Clearwater Probate Attorneys
Efficiently Handling Your Family's Probate Needs
Backed by more than 60 years of combined legal experience, our probate attorneys have a comprehensive understanding of this area of law. Our Clearwater probate lawyers can help you quickly and efficiently resolve all your probate needs while ensuring your rights and best interests are protected throughout the process.
Also, using our extensive experience and in-depth understanding of estate planning law, we can provide you with well-informed legal counsel. When you need effective legal representation for your probate or trust administration needs, contact O’Connor Law Firm.
What is Probate?
Put simply, probate is the court-supervised legal process of transferring title or ownership of assets and property from a deceased person (the decedent) to a living person or charity. Probate is needed when a person dies owning assets (real and personal property) in their individual name.
Probate is also needed when co-owned assets lack the authority for automatic succession. For example: When real property is jointly owned as tenants in common, each owner owns their individual share of the property. When one owner dies, probate is needed to transfer the deceased owner’s share of the property. Assets owned jointly with rights of survivorship, as tenants by the entirety and assets payable on death via a beneficiary designation, are not part of the probate estate.
Generally, probate occurs in the county in which the decedent resided, which may not be the county or state where the death occurred. The death certificate will declare the county of residency.
Residency information can also be obtained from:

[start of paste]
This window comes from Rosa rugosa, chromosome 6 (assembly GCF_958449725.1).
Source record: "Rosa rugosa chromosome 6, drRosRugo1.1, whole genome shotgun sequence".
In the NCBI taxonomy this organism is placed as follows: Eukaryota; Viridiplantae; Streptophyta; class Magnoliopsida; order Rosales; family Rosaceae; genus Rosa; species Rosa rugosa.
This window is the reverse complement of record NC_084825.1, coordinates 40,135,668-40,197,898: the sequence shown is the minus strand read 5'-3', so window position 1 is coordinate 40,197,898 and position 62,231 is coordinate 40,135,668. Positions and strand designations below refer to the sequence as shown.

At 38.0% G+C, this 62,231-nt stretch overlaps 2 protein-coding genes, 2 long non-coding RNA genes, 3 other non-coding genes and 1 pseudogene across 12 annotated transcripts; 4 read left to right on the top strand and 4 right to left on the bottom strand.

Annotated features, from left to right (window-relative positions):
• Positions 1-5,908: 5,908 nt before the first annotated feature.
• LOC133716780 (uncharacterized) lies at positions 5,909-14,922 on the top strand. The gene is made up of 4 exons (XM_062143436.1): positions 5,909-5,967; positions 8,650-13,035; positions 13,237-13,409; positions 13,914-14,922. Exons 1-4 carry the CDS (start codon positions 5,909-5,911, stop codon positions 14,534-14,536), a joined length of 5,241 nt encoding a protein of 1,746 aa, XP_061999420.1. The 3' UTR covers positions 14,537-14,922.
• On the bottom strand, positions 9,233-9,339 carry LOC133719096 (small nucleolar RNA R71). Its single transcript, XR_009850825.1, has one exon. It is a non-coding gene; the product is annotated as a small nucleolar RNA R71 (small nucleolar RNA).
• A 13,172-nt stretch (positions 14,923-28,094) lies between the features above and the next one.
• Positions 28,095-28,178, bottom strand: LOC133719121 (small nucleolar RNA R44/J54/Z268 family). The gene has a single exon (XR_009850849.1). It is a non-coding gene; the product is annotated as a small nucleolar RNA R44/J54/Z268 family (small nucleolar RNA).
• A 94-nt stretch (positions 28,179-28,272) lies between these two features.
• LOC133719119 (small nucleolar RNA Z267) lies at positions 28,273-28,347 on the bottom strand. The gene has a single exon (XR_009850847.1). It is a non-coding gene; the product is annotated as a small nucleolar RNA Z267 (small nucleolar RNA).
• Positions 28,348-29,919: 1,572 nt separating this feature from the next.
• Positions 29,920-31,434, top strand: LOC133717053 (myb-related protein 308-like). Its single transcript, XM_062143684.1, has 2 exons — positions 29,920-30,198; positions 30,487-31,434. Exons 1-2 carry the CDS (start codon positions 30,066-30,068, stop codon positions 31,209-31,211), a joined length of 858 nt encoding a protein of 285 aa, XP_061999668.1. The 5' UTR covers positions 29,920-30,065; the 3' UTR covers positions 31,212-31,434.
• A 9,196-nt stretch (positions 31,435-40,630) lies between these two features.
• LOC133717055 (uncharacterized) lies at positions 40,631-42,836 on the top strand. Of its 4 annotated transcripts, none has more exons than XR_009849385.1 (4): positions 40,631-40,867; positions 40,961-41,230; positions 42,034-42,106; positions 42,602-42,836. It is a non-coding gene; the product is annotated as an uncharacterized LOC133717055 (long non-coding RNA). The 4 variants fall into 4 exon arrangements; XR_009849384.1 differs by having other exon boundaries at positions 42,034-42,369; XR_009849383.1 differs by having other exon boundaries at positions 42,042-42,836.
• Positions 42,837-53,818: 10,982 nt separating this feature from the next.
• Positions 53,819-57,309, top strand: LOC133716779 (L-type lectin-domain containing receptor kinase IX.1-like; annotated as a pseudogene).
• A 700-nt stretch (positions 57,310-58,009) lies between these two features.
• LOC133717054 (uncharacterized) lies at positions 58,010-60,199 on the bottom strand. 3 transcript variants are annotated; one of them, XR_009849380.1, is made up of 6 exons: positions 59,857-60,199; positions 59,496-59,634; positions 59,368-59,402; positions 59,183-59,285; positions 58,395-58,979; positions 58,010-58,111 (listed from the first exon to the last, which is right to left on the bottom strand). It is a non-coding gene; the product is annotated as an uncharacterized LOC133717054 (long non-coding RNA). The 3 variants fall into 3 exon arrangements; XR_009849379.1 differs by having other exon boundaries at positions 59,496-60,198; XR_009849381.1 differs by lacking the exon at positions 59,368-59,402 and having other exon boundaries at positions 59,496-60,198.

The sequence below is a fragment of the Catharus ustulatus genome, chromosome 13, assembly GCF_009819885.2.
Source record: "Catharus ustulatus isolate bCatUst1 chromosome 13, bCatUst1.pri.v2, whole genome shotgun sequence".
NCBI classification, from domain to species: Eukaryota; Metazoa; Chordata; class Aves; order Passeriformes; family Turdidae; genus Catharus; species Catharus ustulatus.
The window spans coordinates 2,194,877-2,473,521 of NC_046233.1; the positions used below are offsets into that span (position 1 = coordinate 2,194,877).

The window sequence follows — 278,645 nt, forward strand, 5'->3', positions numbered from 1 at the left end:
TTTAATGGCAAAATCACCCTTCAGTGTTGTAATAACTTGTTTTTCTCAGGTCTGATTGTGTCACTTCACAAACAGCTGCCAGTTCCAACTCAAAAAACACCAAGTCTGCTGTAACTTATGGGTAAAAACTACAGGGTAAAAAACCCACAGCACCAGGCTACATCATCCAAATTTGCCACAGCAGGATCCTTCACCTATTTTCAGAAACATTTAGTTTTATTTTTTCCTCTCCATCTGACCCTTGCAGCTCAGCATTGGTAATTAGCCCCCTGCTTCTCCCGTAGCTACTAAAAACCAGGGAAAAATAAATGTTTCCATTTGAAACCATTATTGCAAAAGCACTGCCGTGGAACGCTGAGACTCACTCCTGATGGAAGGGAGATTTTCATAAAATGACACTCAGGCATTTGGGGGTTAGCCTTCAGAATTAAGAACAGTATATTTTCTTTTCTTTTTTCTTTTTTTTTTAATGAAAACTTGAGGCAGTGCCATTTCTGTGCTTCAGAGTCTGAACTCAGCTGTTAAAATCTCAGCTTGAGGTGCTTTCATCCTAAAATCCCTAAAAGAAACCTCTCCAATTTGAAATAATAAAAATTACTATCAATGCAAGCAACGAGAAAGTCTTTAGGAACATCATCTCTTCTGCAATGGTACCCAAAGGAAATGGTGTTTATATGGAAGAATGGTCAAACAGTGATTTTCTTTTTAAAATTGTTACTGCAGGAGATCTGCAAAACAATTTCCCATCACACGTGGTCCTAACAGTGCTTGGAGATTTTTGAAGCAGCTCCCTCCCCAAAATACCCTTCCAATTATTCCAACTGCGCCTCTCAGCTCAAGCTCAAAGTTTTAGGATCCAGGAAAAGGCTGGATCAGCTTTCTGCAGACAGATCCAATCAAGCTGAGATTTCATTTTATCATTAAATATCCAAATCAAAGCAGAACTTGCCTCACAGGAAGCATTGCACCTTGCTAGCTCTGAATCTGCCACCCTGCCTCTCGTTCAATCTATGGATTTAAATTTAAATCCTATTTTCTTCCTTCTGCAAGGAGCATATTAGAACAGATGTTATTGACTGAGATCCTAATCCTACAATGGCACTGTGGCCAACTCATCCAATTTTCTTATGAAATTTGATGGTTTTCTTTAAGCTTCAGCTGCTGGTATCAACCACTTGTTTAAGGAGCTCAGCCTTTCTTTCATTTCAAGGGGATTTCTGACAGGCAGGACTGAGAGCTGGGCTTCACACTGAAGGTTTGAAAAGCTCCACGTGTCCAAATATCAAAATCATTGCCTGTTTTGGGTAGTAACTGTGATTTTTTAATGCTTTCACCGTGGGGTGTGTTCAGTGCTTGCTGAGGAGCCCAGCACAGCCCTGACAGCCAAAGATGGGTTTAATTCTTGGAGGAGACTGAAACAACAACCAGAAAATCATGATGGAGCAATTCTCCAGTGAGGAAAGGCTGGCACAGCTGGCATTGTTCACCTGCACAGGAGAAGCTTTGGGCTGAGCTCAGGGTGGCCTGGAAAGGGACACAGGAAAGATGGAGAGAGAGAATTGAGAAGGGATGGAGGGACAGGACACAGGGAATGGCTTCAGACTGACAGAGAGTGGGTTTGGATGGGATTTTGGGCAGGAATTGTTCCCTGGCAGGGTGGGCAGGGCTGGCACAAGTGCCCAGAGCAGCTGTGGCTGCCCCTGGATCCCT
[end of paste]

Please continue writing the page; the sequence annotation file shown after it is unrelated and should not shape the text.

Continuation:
- Property records
- A driver’s license
- A voter registration card
- Similar documents that state a person’s home address
The Probate Process in Florida
Probate is the process in which the courts transfer the deceased person's assets to their beneficiaries. Generally, the deceased person doesn't own the assets jointly or does not have any beneficiary listed, or the assets are in their name alone, then probate will be required.
The probate process begins by filing the decedent’s will (if any), death certificate, and certain other probate documents with the Clerk of the Circuit Court. Then, the probate judge will appoint a personal representative (also known as an executor or administrator). The personal representative will need to fulfill their legal duties that are required by law.
The personal representative is required to:
Identifies and gathers the decedent’s assets
Notifies creditors, pays bills, manages the estate
Filing all required documents required by the court
Distributes the probate assets to the beneficiaries
Everything the personal representative does is supervised by the Court.
It should be noted, that the probate can take up to a year or longer with court cost, administration fees, legal fees, and other costs and expenses being incurred.
Our Clearwater probate attorneys have years of experience handling probate matters, contact our firm at (800) 655-0175 for a free consultation.
The trust administration process begins when a decedent passes with a valid trust in place. The successor trustee becomes responsible for distributing the assets and paying any debts of the estate in accordance with the wishes of the decedent. This is generally a simplified process compared to probate, and administration can take place without having to go to court.
Your trust administration lawyer will help guide you through the process, including handling creditor claims, beneficiaries distributions, and disputes. O'Connor Law Firm works with families to ensure the wishes of the estate are carried out.
In the case of probate, the decedent’s will typically nominate a personal representative who may petition the court to be named personal representative of the estate. In administration, this is carried out through the terms of the trust.
If the decedent died without a will, which is also known as intestate, a family member, beneficiary, or attorney may petition the court to be named as the personal representative of the estate. If the petitioner is qualified under Florida law to serve as a personal representative, the judge will issue “Letters of Administration” which provides the personal representative with the legal authority to administer the estate.
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